The streets north of Cheyne Walk in Chelsea were a centre for the manufacture and decoration of china during the 18th and 19th centuries. I wrote about one factory in my post on Cheyne Row, and in today’s post I come across another, earlier factory where Chelsea china and porcelain were manufactured in the 18th century.
I am in Lawrence Street, to find the location of one of my father’s photos from 1949:
This is the same scene today:
I was standing on the steps up to one of the houses to try to recreate the same view, with the railing shown to the lower left of both photos. The plant was growing up from the small garden space in frount of the house, I thought it best not to try to bend or break to remove from the view.
The view is much the same (although whilst I was sure I was standing in the same place, the perspective is slightly different between the two photos, possibly due to camera and lens being very different).
The major difference is the number of cars which now seem to line almost every street in Chelsea, making is really difficult to get good, full length photos of the buildings. The single car in 1949 has now multiplied many times.
Lawrence Street can be found in the following map, running north from Cheyne Walk in the centre of the map:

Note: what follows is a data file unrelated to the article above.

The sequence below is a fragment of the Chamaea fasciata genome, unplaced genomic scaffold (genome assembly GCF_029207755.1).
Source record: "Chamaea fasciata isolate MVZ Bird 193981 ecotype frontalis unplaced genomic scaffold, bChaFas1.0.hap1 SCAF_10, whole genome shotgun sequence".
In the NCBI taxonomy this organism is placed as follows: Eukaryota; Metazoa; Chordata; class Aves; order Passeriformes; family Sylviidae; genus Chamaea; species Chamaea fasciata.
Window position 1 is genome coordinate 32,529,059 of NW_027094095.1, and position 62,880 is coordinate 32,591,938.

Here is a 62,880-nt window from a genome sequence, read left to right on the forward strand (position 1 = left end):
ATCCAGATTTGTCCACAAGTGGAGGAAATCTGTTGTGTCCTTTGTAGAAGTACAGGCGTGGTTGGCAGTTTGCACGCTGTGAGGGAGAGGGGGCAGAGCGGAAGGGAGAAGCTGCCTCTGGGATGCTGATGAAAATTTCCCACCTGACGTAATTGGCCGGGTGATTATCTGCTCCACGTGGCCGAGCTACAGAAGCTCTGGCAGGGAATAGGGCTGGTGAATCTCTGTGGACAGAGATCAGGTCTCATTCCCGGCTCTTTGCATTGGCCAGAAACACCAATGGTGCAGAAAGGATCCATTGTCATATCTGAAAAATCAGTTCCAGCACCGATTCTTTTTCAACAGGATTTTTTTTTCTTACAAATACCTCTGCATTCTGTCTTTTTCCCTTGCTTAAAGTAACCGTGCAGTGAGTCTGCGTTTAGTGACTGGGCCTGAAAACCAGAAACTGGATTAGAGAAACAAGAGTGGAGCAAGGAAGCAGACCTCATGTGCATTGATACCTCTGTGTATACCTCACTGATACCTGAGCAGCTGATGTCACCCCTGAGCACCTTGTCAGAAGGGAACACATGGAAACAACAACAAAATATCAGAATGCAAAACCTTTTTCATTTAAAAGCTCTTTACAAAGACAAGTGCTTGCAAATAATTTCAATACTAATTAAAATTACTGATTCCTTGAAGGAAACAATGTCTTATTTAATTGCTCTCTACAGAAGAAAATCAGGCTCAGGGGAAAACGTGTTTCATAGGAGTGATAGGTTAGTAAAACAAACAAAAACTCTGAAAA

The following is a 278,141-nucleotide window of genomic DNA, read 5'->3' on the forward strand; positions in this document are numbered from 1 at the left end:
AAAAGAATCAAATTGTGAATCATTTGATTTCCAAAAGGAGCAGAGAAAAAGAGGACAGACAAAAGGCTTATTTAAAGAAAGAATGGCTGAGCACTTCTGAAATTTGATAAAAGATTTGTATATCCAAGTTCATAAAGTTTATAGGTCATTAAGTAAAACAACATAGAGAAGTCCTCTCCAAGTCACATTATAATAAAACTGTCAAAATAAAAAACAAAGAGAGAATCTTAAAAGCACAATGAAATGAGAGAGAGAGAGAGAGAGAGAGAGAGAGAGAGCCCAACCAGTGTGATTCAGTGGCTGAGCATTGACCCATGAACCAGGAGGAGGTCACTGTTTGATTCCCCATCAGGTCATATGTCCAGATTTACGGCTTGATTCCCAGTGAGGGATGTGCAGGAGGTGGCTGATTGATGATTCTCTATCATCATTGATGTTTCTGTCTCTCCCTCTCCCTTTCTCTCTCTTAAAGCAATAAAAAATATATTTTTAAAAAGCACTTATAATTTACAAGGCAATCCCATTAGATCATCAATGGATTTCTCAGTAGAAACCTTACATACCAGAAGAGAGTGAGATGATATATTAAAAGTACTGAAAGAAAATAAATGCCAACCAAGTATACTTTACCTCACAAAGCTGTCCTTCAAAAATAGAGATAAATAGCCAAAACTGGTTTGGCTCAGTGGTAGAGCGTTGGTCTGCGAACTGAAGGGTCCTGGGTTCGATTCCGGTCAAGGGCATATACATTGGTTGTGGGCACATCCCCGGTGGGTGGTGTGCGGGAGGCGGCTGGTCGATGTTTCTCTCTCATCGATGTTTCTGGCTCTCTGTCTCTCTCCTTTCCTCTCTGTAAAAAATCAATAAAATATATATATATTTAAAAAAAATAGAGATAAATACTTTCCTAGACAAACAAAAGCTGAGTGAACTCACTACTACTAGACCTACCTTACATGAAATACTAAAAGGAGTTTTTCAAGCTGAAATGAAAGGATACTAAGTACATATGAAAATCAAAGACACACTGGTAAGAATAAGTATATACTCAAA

The street name comes from the Lawrence family who lived in the manor house that was on the land to the north of Lawrence Street and Upper Cheyne Row.
The first Lawrence to arrive in Chelsea was Thomas Lawrence, a London goldsmith who arrived in the sixteenth century, the manor remained in the hands of the Lawrence family until 1725. Thomas was originally from Shropshire, but moved to London where he married Martha Sage. They would go on to have eleven children, with only five surviving.
The Lawrence Chapel in the nearby Chelsea Old Church is named after Thomas and includes a memorial to him
The manor house was replaced by Monmouth House (after the Duchess of Monmouth who occupied the house on the site from 1714).
As you walk up Lawrence Street from Cheyne Walk, the age of the houses gets older as you approach the top of the street. The size of the houses also reduces, starting with the four storey house shown below:
To these smaller, terrace houses at the top of the street:
It may have been one of these houses that was the subject of an advert in the Morning Advertiser on the 13th January 1818:
“To be LET a small modern genteel HOUSE, at 26 guineas per ann, well laid out for saving of window lights, box window to the parlour, and French sashes, and balcony to the drawing room. This house contains six good rooms, two kitchens, with dry wine and coal vaults, is in a very healthy situation, being in Lawrence-street, Chelsea, from whence a Stage goes six times a day to town – Enquire of Mr Lewer, 30, Eaton-street, Pimlico.”
At the top of Lawrence Street is the junction with Upper Cheyne Row.
From here we can look back on the houses on the western side of the top of the street.
There is a London County Council blue plaque on the end house:
Tobias Smollett was a Scottish poet and novelist who originally had a career in medicine, including as a naval surgeon which provided the opportunity to travel widely.